Oldest by year publishedBy Author | A-Z

The Moral Landscape: How Science Can Determine Human Values

September 10, 2010

morallandscape

author |
Sam Harris
year published |
2010

Amazon | Sam Harris’s first book, The End of Faith, ignited a worldwide debate about the validity of religion. In the aftermath, Harris discovered that most people—from religious fundamentalists to nonbelieving scientists—agree on one point: science has nothing to say on the subject of human values.

Indeed, our failure to address questions of meaning and morality through science has now become the most common justification for religious… read more

Convergence Culture: Where Old and New Media Collide

September 13, 2010

convergenceculture

author |
Henry Jenkins
year published |
2006

Reed Business Information | Henry Jenkins, founder and director of MIT’s comparative media studies program, debunks outdated ideas of the digital revolution in this remarkable book, proving that new media will not simply replace old media, but rather will learn to interact with it in a complex relationship he calls “convergence culture.”  The book’s goal is to explain how convergence is currently impacting the relationship among media… read more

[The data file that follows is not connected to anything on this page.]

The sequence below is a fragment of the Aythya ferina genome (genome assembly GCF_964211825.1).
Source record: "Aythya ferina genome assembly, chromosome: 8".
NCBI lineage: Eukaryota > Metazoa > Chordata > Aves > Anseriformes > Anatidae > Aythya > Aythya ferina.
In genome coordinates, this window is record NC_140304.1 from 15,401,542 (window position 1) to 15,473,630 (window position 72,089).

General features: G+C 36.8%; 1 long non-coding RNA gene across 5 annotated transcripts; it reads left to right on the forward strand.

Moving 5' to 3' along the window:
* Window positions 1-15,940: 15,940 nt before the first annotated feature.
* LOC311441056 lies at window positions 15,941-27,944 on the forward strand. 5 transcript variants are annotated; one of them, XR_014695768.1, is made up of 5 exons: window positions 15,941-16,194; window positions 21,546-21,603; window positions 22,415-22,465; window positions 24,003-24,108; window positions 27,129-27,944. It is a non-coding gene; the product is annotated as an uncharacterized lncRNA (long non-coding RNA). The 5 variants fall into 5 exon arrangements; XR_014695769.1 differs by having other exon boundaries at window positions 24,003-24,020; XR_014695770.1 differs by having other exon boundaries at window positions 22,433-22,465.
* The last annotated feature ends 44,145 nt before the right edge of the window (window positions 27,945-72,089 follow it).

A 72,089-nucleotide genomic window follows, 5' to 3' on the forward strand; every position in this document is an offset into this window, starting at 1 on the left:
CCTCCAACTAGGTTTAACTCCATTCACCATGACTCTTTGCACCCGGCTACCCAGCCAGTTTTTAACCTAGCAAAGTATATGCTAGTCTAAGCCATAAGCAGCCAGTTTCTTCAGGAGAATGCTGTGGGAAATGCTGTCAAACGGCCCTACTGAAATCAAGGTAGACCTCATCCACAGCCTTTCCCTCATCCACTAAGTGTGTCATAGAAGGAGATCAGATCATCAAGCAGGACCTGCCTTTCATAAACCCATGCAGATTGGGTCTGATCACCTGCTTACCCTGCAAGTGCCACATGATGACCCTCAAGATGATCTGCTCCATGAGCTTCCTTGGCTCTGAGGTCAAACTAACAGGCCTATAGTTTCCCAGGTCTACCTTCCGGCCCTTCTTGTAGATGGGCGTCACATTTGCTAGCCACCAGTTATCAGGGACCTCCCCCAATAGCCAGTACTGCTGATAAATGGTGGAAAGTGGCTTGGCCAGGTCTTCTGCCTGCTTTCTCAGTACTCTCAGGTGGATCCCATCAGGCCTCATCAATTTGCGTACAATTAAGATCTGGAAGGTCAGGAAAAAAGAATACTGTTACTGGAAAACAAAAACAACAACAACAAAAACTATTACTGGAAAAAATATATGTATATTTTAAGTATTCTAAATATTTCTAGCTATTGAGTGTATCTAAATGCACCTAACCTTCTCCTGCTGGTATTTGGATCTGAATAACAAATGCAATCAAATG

The Lights in the Tunnel: Automation, Accelerating Technology and the Economy of the Future

September 13, 2010

thelightsinthetunnel

author |
Martin Ford
year published |
2009

Amazon | What will the economy of the future look like? Where will advancing technology, job automation, outsourcing and globalization lead?

Is it possible that accelerating computer technology was a primary cause of the current global economic crisis–and that even more disruptive impacts lie ahead?

This groundbreaking book by Silicon Valley computer engineer and entrepreneur, Martin Ford, explores these questions and shows how accelerating technology… read more

I Live in the Future & Here’s How It Works

October 5, 2010

i-live-in-the-future-20100914-105714

author |
Nick Bilton
year published |
2010

Amazon | Are we driving off a digital cliff and heading for disaster, unable to focus, maintain concentration, or form the human bonds that make life worth living? Are media and business doomed and about to be replaced by amateur hour?